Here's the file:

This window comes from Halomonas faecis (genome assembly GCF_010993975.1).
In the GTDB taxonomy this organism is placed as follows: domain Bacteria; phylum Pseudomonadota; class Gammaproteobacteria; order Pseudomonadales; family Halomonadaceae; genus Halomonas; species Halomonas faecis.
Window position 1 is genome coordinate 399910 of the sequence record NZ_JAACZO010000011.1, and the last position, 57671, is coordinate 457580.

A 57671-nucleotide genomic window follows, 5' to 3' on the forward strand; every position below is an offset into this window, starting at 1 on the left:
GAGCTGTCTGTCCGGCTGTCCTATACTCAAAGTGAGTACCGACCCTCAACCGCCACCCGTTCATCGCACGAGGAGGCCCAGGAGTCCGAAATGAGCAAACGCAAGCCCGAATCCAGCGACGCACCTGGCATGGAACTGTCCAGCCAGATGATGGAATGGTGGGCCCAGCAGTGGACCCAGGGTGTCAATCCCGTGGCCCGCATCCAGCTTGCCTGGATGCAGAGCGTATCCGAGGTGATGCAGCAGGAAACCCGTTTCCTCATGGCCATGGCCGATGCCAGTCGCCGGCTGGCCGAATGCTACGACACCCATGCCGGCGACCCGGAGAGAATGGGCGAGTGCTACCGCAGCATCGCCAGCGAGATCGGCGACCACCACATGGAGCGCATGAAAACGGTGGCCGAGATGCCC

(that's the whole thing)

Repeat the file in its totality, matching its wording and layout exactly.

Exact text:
This window comes from Halomonas faecis (genome assembly GCF_010993975.1).
In the GTDB taxonomy this organism is placed as follows: domain Bacteria; phylum Pseudomonadota; class Gammaproteobacteria; order Pseudomonadales; family Halomonadaceae; genus Halomonas; species Halomonas faecis.
Window position 1 is genome coordinate 399910 of the sequence record NZ_JAACZO010000011.1, and the last position, 57671, is coordinate 457580.

A 57671-nucleotide genomic window follows, 5' to 3' on the forward strand; every position below is an offset into this window, starting at 1 on the left:
GAGCTGTCTGTCCGGCTGTCCTATACTCAAAGTGAGTACCGACCCTCAACCGCCACCCGTTCATCGCACGAGGAGGCCCAGGAGTCCGAAATGAGCAAACGCAAGCCCGAATCCAGCGACGCACCTGGCATGGAACTGTCCAGCCAGATGATGGAATGGTGGGCCCAGCAGTGGACCCAGGGTGTCAATCCCGTGGCCCGCATCCAGCTTGCCTGGATGCAGAGCGTATCCGAGGTGATGCAGCAGGAAACCCGTTTCCTCATGGCCATGGCCGATGCCAGTCGCCGGCTGGCCGAATGCTACGACACCCATGCCGGCGACCCGGAGAGAATGGGCGAGTGCTACCGCAGCATCGCCAGCGAGATCGGCGACCACCACATGGAGCGCATGAAAACGGTGGCCGAGATGCCC